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A First for Maine

Article written by Jack Carr, P.E., R.S., LEED AP, Criterium Engineers
 
This fall has brought a number of firsts for Maine in the Condo world. Construction has begun in South Portland’s Knightville’s neighborhood to develop the first condominium in Maine for developmentally disabled adults. A three-story, 6000 square foot commercial building is being converted into a nine-unit condominium complex including two units for live-in staff members.
 
This is a $1.2 million private sector pilot program project partially funded with $40,000 being provided by Maine’s Department of Health and Human Services. Three families have contributed $35,000 each toward construction costs with these families receiving a $50,000 loan from South Portland. 
 
To date four families have bought bedrooms that range in price from $135,000 to $150,000. The complex includes shared bathrooms and common areas. The live-in staff members are on site to provide emotional support and life-skills coaching when required.
 
The facility will be managed by Specialized Housing Inc., a Massachusetts-based nonprofit that helps families develop and manage similar facilities. This agency first established a similar facility in Brookline, Massachusetts 25 years ago. Interestingly enough, this initial core of members still live together as a household at this complex.
 
Typically families have been attracted to this method of care for their members to avoid having to putting them in a group home or an apartment without any supervision. This allows the developmentally challenged adult to acquire a sense of pride and independence.
 
The building’s location at Knightville offers its residents easy access to nearby amenities of shopping, parks, transportation, walking trails, and restaurants.
 
The second bit of news in Maine is the enactment of an Act to amend the Maine Condominium Act regarding Escrow of Assessments. This Act can be found in Sec. 1.33 MRSA 1603-115-A. This Act became effective September 12, 2009.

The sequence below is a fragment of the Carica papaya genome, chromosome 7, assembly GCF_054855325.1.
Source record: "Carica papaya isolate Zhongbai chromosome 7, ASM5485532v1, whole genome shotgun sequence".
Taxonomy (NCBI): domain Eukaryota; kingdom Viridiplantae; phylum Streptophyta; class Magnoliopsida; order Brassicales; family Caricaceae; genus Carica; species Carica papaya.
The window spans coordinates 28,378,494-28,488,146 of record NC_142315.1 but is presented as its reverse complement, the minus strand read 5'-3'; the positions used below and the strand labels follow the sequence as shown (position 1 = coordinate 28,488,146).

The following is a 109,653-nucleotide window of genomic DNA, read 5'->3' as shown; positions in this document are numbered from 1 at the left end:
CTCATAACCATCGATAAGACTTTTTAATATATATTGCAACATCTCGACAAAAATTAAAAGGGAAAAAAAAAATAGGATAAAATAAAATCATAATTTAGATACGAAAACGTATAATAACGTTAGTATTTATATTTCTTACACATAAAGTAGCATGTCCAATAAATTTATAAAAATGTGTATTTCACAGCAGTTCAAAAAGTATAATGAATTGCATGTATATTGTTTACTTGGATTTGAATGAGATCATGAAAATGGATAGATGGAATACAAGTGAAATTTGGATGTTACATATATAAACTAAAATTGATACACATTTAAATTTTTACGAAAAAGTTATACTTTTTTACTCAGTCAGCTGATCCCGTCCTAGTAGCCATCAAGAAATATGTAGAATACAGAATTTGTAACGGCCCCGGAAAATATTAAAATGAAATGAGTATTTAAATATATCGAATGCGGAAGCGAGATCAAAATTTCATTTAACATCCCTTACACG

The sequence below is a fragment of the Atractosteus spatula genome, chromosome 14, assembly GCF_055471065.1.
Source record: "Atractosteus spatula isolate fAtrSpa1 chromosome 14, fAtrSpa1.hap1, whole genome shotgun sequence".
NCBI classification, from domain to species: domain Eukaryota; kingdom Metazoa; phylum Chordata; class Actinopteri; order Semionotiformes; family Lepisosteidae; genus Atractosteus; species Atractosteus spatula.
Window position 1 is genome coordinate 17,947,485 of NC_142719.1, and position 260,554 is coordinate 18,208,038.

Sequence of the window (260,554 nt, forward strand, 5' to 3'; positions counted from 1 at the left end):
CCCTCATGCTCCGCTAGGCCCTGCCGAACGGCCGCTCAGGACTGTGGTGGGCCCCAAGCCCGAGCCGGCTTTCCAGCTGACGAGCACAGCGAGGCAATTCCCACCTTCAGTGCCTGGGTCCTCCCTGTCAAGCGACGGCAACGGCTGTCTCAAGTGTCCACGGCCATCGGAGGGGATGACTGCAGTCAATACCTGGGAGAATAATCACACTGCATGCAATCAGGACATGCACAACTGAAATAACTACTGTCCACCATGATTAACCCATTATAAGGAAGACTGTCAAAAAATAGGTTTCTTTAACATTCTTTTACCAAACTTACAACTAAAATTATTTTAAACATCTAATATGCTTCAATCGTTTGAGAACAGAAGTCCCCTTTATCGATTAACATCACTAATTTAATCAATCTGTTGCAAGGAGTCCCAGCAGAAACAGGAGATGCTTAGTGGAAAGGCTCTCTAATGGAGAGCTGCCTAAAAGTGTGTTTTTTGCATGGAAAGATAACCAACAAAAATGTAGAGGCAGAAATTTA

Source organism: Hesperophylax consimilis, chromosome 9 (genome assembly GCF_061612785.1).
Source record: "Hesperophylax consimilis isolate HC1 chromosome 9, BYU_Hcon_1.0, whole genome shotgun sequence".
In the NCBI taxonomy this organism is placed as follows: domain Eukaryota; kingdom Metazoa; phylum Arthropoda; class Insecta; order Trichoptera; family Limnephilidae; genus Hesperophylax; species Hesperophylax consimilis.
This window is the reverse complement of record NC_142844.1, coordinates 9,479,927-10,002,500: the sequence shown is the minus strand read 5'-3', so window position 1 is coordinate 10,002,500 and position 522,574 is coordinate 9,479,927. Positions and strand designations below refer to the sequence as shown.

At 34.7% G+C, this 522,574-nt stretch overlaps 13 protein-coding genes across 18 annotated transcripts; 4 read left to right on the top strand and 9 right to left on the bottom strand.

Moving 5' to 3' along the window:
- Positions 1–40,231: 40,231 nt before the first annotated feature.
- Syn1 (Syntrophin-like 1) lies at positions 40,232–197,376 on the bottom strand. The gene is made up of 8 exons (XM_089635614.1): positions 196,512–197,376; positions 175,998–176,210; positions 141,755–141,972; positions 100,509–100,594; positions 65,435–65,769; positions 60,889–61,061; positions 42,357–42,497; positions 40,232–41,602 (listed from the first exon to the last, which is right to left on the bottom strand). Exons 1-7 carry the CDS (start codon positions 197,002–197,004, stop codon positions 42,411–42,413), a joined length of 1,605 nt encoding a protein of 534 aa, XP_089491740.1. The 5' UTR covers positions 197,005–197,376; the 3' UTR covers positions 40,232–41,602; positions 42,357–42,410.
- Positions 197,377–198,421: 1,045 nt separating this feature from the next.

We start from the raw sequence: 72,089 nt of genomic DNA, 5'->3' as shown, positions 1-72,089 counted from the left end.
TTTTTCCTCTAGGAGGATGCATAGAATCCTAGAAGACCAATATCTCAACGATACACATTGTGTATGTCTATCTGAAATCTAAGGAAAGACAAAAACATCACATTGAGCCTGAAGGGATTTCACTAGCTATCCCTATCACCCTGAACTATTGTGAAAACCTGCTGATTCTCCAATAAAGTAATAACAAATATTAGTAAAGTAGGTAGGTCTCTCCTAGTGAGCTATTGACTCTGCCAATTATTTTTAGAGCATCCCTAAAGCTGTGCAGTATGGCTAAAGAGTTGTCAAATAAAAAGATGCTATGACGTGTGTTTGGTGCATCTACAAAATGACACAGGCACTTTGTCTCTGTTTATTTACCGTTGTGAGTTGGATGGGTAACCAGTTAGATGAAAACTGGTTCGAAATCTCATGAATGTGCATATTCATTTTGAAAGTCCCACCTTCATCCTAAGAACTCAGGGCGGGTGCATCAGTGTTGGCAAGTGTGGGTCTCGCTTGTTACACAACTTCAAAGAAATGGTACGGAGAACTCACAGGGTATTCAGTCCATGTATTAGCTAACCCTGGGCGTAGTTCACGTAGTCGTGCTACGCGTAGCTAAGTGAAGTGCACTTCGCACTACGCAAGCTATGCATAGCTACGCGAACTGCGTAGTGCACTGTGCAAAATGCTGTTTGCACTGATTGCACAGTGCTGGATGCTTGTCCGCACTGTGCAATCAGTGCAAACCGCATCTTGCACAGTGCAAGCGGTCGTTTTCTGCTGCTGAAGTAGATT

Under this Act the association may require that a person who purchased a unit after October 1, 2009 make payments into an escrow account for that unit until it is equal to six months of assessments as established under section 1603-115.
 
All assessment payments must be held in an account of a bank or other financial institution under terms that place these assessment payments beyond the claim of creditors of the association. Upon request of a unit owner, the association shall disclose the name of the institution and the account number where these assessment payments are being held. An association may use a single escrow account to hold assessment payments made under this Act from all of the unit owners.
 
The association will pay interest on this escrow account and will return the assessment payments together with interest earned to the unit owner when the owner sells the unit and has fully paid all assessments under the Act. The association may use the balance in the account of offset any assessments remaining unpaid. The assessment payments may be used by the association to cover up to six months of the costs attributable to a unit for which assessment payments have not been made.
 
Speaking of ‘firsts’, many Mainer’s believe the first condo in the United States was developed on a small island just off the coast of Maine in 1890. However, this development was based on English common law that recognize real estate ownership only on land whereas the Napoleonic Code recognized unit owner rights that were not based on land thus setting the stage for today’s modern theory of condominium ownership.
 
The actual first condominium law passed was in the Commonwealth of Puerto Rico in 1958 with the first condominium being built in Utah in 1960. Though these facts probably will not win a trivia game, your remembering that the term condominium was first used in Roman times just might.
 

© CRITERIUM ENGINEERS 2009